Monday, 3 October 2016

A Crofter's Tale

In August 1869, seventeen year old crofter Roderick Macrae committed a ghastly murder, killing three people in the tiny Scottish community of Culduie in Ross-shire. Arrested and imprisoned in Inverness awaiting trial, Macrae documents the events that lead up to the crime for his lawyer Andrew Sinclair.

Macrae's memoir is the underpinning of His Bloody Project (2015) by his ancestor Graeme Macrae Burnet, who purports to have uncovered the manuscript while investigating his genealogy in Western Scotland.

His Bloody Project is a marvellous concoction told in a series of documents. In addition to Macrae's memoir, there are witness statements from neighbours, autopsy reports, media coverage from the trial, and an extract from J Bruce Thompson's posthumous reporting of his meeting with Macrae.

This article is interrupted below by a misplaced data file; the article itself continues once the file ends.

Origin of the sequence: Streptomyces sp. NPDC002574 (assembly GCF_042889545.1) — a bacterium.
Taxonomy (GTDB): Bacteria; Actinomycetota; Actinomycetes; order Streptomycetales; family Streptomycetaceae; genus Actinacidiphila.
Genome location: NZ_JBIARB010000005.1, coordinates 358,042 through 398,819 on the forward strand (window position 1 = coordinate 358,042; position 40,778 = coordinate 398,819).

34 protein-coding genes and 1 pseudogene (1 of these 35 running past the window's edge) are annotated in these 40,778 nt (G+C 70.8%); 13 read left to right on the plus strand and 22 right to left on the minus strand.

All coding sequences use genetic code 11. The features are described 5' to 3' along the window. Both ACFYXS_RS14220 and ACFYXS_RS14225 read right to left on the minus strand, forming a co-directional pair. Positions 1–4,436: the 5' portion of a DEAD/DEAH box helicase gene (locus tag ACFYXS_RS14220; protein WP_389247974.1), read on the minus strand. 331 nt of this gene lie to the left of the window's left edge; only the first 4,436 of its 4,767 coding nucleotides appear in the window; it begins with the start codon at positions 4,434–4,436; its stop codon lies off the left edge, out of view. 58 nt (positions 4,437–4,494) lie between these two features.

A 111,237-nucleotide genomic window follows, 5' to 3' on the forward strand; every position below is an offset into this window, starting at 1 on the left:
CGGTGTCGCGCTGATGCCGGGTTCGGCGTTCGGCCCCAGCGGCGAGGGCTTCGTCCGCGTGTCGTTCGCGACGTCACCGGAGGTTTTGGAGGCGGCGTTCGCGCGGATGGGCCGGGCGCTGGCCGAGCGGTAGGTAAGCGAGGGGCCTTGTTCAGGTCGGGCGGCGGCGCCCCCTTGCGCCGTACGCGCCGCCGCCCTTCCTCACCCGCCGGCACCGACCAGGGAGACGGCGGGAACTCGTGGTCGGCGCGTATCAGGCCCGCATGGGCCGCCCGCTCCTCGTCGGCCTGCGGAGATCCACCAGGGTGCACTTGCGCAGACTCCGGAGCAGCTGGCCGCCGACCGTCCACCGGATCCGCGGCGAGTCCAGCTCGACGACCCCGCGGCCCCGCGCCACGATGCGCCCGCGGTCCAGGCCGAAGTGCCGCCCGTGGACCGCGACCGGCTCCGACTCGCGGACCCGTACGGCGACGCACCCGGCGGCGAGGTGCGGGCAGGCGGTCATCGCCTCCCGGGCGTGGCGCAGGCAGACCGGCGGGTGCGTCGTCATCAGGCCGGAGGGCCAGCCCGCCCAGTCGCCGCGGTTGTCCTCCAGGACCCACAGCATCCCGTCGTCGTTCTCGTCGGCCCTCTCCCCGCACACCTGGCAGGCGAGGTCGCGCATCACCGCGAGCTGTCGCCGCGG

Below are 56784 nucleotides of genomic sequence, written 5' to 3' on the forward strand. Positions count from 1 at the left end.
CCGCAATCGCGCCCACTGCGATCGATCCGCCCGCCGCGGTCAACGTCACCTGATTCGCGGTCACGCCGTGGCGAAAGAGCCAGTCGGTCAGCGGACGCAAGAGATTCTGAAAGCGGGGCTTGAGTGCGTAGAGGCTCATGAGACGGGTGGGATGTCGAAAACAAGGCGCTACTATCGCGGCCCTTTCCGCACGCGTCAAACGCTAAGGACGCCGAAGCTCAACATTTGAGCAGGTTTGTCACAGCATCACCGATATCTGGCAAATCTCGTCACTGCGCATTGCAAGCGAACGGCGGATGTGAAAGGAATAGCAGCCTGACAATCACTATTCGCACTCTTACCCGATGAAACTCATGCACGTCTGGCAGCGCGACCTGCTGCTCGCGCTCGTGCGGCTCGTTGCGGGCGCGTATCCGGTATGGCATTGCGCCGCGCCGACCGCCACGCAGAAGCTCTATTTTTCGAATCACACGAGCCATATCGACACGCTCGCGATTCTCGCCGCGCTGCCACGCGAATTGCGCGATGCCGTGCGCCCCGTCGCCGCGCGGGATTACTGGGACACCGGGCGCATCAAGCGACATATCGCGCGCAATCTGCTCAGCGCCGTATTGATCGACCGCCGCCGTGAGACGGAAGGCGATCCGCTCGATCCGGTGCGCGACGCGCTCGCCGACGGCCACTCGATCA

The novel is of course fictional, but Burnet writes in such a way that you are convinced it is all true. He finds an authentic voice and crafts an intricate and compelling tale. It is known from the opening lines that Macrae committed the crime, but what unfurls is a whydunnit - what caused young Roddy to murder and what was his mental state?

Roderick Macrae is an unreliable narrator, but then again so are all the witnesses and doctors and others whose documents have been compiled.  As a reader I became engrossed in this story, feeling the Macrae's were hard done by, and rooting for Roddy to be spared the gallows.

Burnet has been shortlisted for the Booker Prize (which is how this book came to my attention) and I will be delighted if he wins.

There are so many things I loved about this novel - its structure made up from various accounts; the convincing depiction of class structure (crofters, landowners etc); the use of Scots dialect (there is a glossary hidden halfway through the book, but I relied on my resident Scotsman for translation); and the authenticity of the trial.

His Bloody Project brings to mind other novels that explore historical crimes like Margaret Atwood's Alias Grace (1996) and Hannah Kent's Burial Rites (2013), both of which are reviewed on this blog.